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Publication numberUS20060102955 A1
Publication typeApplication
Application numberUS 10/989,073
Publication dateMay 18, 2006
Filing dateNov 15, 2004
Priority dateNov 15, 2004
Also published asCN1812126A, CN100470839C, US7265425
Publication number10989073, 989073, US 2006/0102955 A1, US 2006/102955 A1, US 20060102955 A1, US 20060102955A1, US 2006102955 A1, US 2006102955A1, US-A1-20060102955, US-A1-2006102955, US2006/0102955A1, US2006/102955A1, US20060102955 A1, US20060102955A1, US2006102955 A1, US2006102955A1
InventorsKuang-Hsin Chen, Tang-Xuan Zhong, Chien-Chao Huang, Cheng-Kuo Wen, Di-Hong Lee
Original AssigneeKuang-Hsin Chen, Tang-Xuan Zhong, Chien-Chao Huang, Cheng-Kuo Wen, Di-Hong Lee
Export CitationBiBTeX, EndNote, RefMan
External Links: USPTO, USPTO Assignment, Espacenet
Semiconductor device employing an extension spacer and a method of forming the same
US 20060102955 A1
Abstract
A semiconductor device formed on a semiconductor substrate and a method of forming the same. In one embodiment, the semiconductor device includes a gate over the semiconductor substrate and a dielectric liner on a sidewall of the gate. The semiconductor device also includes an extension spacer adjacent and extending laterally beyond the dielectric liner along the semiconductor substrate. The semiconductor device further includes a source/drain located below an upper surface of the semiconductor substrate and adjacent a channel region under the gate. The source/drain extends under the dielectric liner and the extension spacer. The semiconductor device still further includes a silicide region over a portion of the source/drain and extending laterally beyond the extension spacer along the semiconductor substrate. Thus, the extension spacer is interposed between the dielectric liner and the silicide region located over a portion of the source/drain.
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Claims(29)
1. A semiconductor device formed on a semiconductor substrate, comprising:
a gate over said semiconductor substrate;
a dielectric liner on a sidewall of said gate;
a spacer on a horizontal leg of said dielectric liner:
an extension spacer adjacent and extending laterally beyond an outer edge of said spacer along said semiconductor substrate;
a source/drain located below an upper surface of said semiconductor substrate and adjacent a channel region under said gate; and
a silicide region over a portion of said source/drain, said silicide region having an inner edge substantially aligned with an outer edge of said extension spacer.
2. The semiconductor device as recited in claim 1 wherein said semiconductor substrate is a silicon-on-insulator substrate including an underlying substrate, a buried insulating layer and an overlying layer of silicon.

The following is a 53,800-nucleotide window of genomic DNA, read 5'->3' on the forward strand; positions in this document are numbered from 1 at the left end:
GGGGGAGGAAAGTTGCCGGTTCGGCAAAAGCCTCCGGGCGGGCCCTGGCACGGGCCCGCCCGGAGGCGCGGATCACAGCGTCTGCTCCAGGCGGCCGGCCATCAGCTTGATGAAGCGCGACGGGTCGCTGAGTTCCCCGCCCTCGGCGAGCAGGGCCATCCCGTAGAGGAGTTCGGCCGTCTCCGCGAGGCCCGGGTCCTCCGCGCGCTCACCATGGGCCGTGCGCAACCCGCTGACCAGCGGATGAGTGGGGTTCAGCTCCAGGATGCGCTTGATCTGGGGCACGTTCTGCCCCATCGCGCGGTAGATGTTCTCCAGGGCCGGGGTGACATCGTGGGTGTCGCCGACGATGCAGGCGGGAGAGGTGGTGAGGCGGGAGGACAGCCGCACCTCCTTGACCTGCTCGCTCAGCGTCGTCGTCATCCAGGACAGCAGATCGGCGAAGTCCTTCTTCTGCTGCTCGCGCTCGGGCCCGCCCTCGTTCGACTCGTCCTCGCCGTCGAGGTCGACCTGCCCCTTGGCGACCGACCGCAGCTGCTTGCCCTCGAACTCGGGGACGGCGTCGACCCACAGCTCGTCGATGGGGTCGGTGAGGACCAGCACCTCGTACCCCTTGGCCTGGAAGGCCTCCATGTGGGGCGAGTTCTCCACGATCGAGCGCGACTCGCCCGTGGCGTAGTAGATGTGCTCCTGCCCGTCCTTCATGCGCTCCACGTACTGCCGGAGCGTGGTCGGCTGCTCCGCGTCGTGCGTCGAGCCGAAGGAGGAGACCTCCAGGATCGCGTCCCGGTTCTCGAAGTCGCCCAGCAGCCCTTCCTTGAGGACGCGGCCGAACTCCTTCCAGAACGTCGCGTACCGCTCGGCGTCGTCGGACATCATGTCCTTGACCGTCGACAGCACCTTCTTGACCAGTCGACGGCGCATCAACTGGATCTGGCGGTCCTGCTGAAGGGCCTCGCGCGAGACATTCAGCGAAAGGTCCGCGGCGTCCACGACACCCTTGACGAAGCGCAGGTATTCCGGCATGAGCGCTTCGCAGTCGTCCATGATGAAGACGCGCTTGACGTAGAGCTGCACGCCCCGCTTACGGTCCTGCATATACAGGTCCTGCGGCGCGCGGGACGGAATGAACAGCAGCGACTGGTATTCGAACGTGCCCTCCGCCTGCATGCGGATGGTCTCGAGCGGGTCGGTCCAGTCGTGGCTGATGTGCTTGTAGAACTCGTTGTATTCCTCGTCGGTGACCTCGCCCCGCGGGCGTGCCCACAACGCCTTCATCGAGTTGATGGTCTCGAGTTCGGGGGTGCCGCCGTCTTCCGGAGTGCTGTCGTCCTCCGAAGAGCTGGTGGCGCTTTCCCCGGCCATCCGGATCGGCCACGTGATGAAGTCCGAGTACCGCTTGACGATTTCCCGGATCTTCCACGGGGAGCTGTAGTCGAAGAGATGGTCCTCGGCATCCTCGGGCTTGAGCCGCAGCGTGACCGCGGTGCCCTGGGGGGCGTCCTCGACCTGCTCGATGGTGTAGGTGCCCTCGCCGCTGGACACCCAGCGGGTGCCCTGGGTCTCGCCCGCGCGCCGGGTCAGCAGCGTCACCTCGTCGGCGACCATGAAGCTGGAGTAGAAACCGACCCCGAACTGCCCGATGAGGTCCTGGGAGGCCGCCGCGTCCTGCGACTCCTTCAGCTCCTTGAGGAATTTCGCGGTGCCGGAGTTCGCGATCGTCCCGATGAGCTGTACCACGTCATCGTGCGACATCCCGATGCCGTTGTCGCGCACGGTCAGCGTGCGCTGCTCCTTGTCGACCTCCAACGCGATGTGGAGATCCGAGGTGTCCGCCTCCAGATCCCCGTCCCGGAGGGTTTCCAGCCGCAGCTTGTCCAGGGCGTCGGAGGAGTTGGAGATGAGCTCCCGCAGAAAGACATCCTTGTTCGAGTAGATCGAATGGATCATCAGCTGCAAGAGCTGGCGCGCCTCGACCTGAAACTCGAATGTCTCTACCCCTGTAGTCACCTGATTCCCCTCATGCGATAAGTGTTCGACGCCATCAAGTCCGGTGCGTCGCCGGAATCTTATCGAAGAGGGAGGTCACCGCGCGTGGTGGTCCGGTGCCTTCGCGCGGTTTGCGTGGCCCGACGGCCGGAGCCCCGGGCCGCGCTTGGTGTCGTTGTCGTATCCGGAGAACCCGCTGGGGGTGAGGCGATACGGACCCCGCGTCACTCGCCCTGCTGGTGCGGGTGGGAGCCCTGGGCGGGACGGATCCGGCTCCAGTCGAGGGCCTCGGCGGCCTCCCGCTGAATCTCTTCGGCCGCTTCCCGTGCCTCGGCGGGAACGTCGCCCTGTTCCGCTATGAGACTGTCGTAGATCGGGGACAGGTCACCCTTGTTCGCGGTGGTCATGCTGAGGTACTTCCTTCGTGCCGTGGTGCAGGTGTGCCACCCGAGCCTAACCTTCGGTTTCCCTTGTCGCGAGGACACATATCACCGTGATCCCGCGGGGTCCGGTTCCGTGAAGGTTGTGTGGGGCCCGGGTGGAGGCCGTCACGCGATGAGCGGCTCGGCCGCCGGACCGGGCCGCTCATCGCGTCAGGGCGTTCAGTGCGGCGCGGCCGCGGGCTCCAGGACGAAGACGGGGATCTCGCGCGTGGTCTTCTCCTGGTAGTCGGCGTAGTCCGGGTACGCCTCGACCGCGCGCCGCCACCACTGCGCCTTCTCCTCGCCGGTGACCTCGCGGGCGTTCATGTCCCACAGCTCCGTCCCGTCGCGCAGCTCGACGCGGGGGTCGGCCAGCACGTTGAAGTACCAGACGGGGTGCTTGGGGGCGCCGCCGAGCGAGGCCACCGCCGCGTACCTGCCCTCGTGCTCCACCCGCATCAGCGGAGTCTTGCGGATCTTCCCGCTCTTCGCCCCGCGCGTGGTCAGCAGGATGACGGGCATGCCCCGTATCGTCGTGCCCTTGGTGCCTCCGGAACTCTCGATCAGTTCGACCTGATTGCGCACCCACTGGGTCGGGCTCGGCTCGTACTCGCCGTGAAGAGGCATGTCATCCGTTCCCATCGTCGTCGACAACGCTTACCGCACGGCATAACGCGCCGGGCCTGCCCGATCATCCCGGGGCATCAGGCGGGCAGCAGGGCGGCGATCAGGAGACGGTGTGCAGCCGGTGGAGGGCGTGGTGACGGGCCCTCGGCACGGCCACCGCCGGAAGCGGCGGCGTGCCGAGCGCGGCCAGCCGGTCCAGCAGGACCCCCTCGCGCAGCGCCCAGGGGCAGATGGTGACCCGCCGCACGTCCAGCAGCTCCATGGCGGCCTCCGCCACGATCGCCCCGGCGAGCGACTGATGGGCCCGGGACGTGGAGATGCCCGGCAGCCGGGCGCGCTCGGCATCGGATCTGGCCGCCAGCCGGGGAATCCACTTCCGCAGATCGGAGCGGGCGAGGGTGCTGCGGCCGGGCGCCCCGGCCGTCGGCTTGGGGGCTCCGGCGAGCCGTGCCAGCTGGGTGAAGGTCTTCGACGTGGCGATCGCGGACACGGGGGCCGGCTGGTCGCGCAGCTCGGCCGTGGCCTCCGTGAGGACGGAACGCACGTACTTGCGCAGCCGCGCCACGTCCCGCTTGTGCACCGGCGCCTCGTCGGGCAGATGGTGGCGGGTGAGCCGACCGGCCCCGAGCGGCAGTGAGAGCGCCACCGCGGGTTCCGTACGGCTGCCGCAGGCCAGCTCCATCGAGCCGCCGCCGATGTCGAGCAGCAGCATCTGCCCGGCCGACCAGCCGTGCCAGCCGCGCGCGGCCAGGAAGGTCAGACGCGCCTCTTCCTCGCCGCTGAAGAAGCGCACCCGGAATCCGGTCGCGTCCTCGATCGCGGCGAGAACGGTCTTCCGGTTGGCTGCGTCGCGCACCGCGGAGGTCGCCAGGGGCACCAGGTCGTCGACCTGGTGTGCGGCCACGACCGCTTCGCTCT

3. The semiconductor device as recited in claim 2 wherein shallow trench isolation regions are formed over said buried insulating layer.
4. The semiconductor device as recited in claim 1 wherein said gate includes a gate dielectric layer and a gate electrode.
5. The semiconductor device as recited in claim 1 wherein said source/drain, includes:
a lightly doped drain located below said upper surface of said semiconductor substrate and adjacent said channel region under said gate, said lightly doped drain extending under said dielectric liner and said extension spacer, and
a source/drain region located below said upper surface of said semiconductor substrate and adjacent said lightly doped drain.
6. (canceled)
7. The semiconductor device as recited in claim 1 further comprising a contact etching stop layer located over portions of said semiconductor device.
8. The semiconductor device as recited in claim 7 further comprising an inter-layer dielectric layer formed over said contact etching stop layer.
9. The semiconductor device as recited in claim 1 wherein said extension spacer is about 30 angstroms to about 100 angstroms in thickness.
10. A method of forming a semiconductor device on a semiconductor substrate, comprising:
forming a gate over said semiconductor substrate;
forming a dielectric liner on a sidewall of said gate;
forming a spacer on a horizontal leg of said dielectric liner, wherein said spacer having an outer edge substantially aligned with an outer edge of said dielectric liner;
forming an extension spacer adjacent and extending laterally beyond said dielectric liner along said semiconductor substrate;
forming a source/drain below an upper surface of said semiconductor substrate and adjacent a channel region under said gate; and
forming a silicide region over a portion of said source/drain and extending laterally beyond said extension spacer along said semiconductor substrate.